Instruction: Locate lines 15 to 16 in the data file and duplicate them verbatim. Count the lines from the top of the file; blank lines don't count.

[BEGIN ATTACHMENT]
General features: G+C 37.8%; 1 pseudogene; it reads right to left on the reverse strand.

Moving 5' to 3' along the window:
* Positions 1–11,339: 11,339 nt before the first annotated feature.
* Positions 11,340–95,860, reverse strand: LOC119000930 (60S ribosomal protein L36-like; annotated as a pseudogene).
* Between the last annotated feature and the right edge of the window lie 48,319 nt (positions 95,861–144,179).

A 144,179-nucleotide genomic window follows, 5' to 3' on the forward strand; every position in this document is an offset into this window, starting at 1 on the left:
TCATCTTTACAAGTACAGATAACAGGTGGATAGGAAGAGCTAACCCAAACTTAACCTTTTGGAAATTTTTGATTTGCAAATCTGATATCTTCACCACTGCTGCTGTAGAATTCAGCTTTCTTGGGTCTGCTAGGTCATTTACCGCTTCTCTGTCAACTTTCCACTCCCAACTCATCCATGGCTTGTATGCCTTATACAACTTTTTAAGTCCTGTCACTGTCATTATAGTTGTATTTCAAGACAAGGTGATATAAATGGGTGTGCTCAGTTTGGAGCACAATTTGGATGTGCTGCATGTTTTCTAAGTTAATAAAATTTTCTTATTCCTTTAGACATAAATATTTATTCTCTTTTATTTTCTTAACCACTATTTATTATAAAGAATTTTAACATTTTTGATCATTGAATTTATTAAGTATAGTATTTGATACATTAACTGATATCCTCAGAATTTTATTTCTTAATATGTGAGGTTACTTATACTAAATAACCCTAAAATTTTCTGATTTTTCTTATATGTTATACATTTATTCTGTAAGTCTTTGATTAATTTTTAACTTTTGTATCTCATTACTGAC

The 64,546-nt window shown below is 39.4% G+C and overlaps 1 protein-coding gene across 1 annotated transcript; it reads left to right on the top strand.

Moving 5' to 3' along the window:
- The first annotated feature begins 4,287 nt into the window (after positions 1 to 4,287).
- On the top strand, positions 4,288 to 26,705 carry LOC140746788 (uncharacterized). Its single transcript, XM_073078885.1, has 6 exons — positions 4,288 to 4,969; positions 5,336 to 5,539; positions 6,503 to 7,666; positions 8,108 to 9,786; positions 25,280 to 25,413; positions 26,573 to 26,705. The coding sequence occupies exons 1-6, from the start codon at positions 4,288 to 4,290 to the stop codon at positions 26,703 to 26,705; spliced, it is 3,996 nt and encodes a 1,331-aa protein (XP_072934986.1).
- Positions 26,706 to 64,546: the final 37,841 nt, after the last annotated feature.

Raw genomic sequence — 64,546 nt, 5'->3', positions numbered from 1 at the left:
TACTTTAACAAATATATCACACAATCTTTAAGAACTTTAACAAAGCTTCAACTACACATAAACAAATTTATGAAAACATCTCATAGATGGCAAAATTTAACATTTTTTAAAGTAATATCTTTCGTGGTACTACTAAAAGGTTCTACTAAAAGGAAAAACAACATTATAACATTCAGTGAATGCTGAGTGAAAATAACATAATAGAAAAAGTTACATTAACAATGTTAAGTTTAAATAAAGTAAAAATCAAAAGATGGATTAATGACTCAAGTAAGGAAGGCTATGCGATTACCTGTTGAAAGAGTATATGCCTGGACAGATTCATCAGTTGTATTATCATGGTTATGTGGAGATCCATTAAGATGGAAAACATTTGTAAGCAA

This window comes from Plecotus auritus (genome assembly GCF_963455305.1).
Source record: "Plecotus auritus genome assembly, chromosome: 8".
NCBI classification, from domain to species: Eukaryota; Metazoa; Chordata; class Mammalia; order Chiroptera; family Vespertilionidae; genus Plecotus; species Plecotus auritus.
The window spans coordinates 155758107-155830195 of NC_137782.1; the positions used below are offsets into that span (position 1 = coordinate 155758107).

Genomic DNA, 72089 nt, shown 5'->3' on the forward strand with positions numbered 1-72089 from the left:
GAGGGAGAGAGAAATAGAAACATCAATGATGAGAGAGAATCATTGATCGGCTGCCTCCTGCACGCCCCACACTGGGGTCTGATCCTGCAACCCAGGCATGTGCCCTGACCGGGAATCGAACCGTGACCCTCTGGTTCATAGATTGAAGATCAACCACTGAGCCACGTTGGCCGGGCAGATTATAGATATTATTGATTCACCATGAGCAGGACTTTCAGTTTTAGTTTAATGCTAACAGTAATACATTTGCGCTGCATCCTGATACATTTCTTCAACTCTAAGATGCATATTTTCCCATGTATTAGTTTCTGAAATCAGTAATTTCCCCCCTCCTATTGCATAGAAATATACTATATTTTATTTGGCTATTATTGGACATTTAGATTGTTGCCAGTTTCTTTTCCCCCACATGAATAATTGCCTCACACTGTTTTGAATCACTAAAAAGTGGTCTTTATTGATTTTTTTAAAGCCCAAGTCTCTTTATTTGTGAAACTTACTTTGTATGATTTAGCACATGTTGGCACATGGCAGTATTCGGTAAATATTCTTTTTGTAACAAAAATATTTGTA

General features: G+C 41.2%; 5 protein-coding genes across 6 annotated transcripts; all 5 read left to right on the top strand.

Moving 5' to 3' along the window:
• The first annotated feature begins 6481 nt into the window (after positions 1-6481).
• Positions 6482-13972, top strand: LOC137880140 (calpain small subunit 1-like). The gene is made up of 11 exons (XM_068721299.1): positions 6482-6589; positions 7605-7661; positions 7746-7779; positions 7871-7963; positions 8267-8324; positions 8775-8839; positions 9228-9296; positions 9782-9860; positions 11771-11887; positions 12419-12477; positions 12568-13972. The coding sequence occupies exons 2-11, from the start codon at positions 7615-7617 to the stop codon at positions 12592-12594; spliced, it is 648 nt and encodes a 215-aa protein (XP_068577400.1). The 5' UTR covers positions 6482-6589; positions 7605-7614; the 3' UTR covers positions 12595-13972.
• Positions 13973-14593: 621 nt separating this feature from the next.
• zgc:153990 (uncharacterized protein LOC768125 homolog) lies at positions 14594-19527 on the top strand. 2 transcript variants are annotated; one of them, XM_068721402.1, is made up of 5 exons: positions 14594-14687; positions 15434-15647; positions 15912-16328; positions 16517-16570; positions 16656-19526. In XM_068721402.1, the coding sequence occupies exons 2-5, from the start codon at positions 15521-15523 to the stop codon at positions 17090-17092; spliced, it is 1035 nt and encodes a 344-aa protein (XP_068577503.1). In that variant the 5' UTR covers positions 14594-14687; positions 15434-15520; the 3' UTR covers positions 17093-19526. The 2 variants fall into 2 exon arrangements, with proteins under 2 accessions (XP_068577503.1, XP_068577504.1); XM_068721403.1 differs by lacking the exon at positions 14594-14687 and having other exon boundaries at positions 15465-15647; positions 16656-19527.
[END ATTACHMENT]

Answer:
This window comes from Plecotus auritus (genome assembly GCF_963455305.1).
Source record: "Plecotus auritus genome assembly, chromosome: 8".